The market for French fries in China is growing rapidly as a result of a booming fast food industry but foreign providers still face barriers, just-food.com reported on 17 February.
Chinese potato output for the marketing year 2019/20 is estimated at 98M tonnes, according to the US Department of Agriculture (USDA), with only 10% of the output further processed into (semi) finished products.
Production of frozen French fries in China in 2019/20 was forecast at 310,000 tonnes, a 10% increase from the previous year as a result of increased fresh potato production, just-food.com wrote.
The country imported the majority of its frozen French fries from the USA. However, due to the additional tariffs Beijing had levied on many US agricultural products amid the ongoing trade tension between the two nations, the share of US companies in the Chinese market had fallen from 64% in 2016/17 to 53% in 2018/19.
As a result, China’s imports of frozen French fries were forecast to fall 10%, to 129,000 tonnes, for 2019/20.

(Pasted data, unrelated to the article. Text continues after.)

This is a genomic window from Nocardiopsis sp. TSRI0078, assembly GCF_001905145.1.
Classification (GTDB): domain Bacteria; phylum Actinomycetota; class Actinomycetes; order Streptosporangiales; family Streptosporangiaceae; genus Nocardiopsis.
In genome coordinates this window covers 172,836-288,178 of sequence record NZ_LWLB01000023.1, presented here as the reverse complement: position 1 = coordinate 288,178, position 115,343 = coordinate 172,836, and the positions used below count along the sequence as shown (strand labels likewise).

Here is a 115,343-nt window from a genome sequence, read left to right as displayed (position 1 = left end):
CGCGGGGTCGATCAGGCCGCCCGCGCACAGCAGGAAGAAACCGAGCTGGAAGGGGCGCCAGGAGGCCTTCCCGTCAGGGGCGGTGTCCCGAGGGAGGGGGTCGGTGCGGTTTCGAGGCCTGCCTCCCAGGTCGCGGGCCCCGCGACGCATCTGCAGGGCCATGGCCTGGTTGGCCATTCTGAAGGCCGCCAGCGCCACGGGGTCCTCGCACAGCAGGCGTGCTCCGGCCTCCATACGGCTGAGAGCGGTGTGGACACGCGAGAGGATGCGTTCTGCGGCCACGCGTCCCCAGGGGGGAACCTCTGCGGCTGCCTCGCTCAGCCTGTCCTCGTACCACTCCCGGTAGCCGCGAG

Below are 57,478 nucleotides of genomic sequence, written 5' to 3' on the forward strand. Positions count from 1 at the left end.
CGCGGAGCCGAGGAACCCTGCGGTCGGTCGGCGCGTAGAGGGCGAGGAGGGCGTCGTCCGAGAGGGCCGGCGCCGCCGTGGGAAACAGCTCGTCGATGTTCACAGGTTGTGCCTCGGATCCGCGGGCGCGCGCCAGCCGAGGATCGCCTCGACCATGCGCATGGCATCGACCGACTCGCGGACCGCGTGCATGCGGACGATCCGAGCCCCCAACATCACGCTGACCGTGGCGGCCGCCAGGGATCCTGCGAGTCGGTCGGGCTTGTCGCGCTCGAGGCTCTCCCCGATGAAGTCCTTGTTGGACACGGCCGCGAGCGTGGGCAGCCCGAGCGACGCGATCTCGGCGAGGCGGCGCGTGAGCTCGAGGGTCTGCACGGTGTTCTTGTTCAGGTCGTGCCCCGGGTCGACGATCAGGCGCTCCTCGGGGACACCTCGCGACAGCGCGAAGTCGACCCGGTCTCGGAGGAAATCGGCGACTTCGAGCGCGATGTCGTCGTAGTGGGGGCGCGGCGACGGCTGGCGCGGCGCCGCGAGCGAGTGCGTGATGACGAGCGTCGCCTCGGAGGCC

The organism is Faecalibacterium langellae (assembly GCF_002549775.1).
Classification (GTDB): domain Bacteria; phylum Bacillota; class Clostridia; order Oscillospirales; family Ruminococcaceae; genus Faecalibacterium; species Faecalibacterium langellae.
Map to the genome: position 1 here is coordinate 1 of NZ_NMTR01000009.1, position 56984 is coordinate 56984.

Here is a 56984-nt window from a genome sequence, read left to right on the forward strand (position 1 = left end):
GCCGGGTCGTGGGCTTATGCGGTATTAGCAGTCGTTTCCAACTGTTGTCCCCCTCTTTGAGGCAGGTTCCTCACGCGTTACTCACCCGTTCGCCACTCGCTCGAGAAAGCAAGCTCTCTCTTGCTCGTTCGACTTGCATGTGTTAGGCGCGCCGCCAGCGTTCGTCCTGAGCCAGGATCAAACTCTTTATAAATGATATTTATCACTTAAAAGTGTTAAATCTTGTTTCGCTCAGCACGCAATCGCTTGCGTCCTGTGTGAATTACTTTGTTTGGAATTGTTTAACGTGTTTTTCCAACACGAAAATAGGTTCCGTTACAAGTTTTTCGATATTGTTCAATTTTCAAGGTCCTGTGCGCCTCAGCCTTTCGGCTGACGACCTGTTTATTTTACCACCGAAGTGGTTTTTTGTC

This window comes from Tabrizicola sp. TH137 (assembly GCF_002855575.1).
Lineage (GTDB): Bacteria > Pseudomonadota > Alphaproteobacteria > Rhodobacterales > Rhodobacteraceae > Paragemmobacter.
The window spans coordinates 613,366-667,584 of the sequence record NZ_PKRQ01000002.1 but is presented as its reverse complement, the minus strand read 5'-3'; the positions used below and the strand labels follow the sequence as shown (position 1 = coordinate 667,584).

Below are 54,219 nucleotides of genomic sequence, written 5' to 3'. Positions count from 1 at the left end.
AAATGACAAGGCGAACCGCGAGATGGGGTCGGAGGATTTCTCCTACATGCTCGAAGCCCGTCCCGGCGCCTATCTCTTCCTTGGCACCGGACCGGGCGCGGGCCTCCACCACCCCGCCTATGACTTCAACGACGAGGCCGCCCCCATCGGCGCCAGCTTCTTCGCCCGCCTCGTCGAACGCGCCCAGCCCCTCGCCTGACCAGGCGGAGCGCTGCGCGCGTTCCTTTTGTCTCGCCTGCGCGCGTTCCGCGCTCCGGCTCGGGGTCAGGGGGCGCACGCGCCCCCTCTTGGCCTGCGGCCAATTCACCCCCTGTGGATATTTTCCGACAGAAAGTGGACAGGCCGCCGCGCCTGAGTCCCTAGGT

The next largest suppliers, Belgium, Turkey and the Netherlands, together accounted for 40% of China’s imports of frozen French fries, according to the USDA.
Frozen French fries required raw materials compliant with strict specifications (shapes, starch and sugar content) so processors usually contracted with farmers to produce suitable potatoes.
After a poultry disease and other problems affected KFC and McDonalds, the largest buyers, production of frozen French fries had decreased considerably. Consumption of fast food had also been affected by the coronavirus outbreak.
Just-food.com wrote that despite all these challenges, all major international producers had started French fries projects in China with various levels of success. For example, Canada-based McCain Foods’ first factory in Asia was its Harbin plant in the north of China.
Domestic producers of frozen French fries included Snow Valley, Landun Xumei, based in Shanxi, and Beijing-based Kaida Hengye Agricultural Technology Development.
The bulk of frozen French fries were still imported and international suppliers would be able to increase their exports to China for a while, but to safeguard a long-term share, they would need to produce locally, just-food.com reported.